By Ed Enright | Published October 2020
French-born drummer-composer Raphaël Pannier made a smart choice when he called upon one of his mentors, alto saxophonist Miguel Zenón, to provide the musical direction for his first album as a leader. Featuring four Pannier compositions, plus a selection of French classical pieces and jazz standards, Faune merges Pannier’s European upbringing and classical studies with his more recent experiences as an improvising performer and teacher living in America. Zenón, who plays on five tracks, took an active role in helping Pannier conceive ways to bridge those seemingly disparate worlds—much as the acclaimed saxophonist has done in linking his own Puerto Rican heritage with modern jazz concepts.
Nonoriginal repertoire on Faune extends from Maurice Ravel (“Forlane”), Olivier Messiaen (“Le Baiser de l’Enfant Jésus”) and Hamilton de Holanda (“Capricho de Raphaël”) to Wayne Shorter (“E.S.P.”) and Ornette Coleman (“Lonely Woman”). In addition to Zenón and Pannier, the lineup includes two extremely versatile pianists—Aaron Goldberg from the jazz world and Giorgi Mikadze from the classical realm—as well as bassist François Moutin. Some electronic enhancements come into play as well, with Pannier providing synthesizer programming for his dramatic intro and outro to “E.S.P.,” and internationally recognized keyboardist and producer Jacob Bergson contributing tasteful atmospheric effects on the Ravel piece. Highlights among the Pannier originals include the swinging “Midtown Blues,” with a remarkable, highly stylized bass solo by Moutin; the dark, ambiguous slow-mover “Lullaby,” which hypnotizes with its dreamlike repetition; and “Monkey Puzzle Tree,” which closes out the album with a climactic exchange between Zenón and Pannier over a simple two-note vamp.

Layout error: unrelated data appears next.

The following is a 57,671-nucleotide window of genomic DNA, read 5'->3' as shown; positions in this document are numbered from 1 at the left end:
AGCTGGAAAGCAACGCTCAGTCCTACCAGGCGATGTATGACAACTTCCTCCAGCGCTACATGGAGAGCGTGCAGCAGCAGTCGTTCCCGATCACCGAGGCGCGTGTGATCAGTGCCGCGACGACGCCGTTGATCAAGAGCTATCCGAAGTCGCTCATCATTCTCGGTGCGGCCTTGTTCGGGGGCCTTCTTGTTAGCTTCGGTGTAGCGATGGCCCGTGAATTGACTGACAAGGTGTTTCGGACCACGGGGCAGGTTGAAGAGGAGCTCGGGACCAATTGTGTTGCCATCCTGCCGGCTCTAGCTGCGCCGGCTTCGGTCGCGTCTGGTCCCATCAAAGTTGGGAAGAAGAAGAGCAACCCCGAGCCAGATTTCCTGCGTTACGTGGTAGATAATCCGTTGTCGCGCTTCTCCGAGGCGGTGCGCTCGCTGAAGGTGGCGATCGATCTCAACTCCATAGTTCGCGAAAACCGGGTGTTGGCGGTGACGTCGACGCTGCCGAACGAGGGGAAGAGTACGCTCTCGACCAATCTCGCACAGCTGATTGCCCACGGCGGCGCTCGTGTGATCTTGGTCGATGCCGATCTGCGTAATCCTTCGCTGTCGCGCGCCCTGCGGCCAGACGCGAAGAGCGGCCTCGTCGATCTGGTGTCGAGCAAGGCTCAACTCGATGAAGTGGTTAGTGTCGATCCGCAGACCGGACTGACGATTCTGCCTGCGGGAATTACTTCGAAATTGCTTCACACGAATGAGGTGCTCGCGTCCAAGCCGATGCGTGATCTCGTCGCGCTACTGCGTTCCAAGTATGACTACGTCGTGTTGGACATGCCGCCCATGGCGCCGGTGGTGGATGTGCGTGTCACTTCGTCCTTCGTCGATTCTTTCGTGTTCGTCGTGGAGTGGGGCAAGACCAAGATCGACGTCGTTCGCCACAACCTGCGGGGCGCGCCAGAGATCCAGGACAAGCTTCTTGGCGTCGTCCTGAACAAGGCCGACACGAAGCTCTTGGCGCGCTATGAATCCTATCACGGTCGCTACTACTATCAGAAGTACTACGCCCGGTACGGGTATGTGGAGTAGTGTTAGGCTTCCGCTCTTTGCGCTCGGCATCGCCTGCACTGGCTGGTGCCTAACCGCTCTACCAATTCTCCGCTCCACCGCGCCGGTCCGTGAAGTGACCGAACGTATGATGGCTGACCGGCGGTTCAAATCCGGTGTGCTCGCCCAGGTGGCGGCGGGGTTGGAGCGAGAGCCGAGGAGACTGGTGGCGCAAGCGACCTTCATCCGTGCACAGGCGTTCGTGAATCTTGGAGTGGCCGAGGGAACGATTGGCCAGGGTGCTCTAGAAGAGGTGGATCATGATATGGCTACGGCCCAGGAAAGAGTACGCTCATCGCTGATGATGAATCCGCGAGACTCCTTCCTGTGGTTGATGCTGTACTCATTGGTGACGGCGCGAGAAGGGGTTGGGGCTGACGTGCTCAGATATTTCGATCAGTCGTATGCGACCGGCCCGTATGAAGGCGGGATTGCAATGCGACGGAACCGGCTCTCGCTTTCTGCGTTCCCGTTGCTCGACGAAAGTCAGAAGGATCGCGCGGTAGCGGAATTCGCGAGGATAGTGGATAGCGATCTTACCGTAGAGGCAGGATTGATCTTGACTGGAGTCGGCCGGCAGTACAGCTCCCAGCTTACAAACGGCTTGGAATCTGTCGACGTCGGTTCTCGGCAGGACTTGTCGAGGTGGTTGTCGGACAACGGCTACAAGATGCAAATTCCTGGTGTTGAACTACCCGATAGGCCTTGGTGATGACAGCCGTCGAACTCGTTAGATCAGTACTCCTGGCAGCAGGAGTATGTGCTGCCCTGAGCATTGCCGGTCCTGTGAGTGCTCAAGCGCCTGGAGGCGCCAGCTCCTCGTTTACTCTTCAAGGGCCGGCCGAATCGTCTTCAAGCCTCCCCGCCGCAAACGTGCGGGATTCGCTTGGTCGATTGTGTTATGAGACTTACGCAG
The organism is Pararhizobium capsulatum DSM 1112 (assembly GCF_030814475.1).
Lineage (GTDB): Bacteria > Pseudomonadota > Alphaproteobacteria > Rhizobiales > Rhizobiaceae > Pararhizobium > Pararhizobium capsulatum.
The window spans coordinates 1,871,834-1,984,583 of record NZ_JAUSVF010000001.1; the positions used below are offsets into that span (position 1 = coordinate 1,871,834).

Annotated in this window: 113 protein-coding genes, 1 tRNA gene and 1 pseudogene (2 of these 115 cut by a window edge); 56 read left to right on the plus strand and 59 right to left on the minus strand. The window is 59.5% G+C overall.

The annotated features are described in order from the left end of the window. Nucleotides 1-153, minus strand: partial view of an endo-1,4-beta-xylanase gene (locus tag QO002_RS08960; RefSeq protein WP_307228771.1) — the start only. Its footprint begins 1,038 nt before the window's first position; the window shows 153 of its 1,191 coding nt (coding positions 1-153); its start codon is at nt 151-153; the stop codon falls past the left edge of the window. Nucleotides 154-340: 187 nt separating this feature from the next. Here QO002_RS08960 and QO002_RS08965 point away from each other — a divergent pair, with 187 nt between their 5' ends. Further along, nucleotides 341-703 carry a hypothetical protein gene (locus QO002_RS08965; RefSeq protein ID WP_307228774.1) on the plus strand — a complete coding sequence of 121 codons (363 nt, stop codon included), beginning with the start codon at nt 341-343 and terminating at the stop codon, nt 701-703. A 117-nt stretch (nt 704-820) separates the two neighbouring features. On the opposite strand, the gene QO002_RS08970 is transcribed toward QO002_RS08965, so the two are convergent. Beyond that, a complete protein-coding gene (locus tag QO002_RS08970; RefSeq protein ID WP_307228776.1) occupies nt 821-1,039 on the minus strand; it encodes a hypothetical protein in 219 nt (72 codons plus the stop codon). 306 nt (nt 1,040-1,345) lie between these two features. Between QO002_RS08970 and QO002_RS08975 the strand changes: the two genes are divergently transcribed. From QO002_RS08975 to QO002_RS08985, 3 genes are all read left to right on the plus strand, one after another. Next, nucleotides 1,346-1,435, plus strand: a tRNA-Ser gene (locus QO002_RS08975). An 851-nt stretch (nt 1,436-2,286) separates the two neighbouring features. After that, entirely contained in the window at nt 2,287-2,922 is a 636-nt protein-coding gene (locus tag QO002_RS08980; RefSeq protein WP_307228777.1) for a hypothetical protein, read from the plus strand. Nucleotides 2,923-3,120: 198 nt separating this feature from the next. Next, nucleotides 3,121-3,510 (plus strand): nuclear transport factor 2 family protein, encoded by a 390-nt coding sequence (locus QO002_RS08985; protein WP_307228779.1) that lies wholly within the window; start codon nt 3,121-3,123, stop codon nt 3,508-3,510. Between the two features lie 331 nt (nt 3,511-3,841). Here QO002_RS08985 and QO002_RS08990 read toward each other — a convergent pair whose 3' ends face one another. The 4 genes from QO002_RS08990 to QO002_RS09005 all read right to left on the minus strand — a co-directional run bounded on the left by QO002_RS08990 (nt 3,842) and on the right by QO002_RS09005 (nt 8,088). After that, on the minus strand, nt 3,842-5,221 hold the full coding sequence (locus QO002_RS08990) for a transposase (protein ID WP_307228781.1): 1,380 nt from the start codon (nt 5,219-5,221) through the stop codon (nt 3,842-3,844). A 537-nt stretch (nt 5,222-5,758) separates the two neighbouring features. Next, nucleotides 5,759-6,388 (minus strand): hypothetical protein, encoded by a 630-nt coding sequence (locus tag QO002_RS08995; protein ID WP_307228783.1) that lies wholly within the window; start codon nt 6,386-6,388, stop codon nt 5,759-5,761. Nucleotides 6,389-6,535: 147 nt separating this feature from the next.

Throughout Faune, Pannier plays to his strengths as an imaginative colorist and a master of textures whose light touch on the drum kit brings to mind the delicate brushstrokes of an impressionistic painter.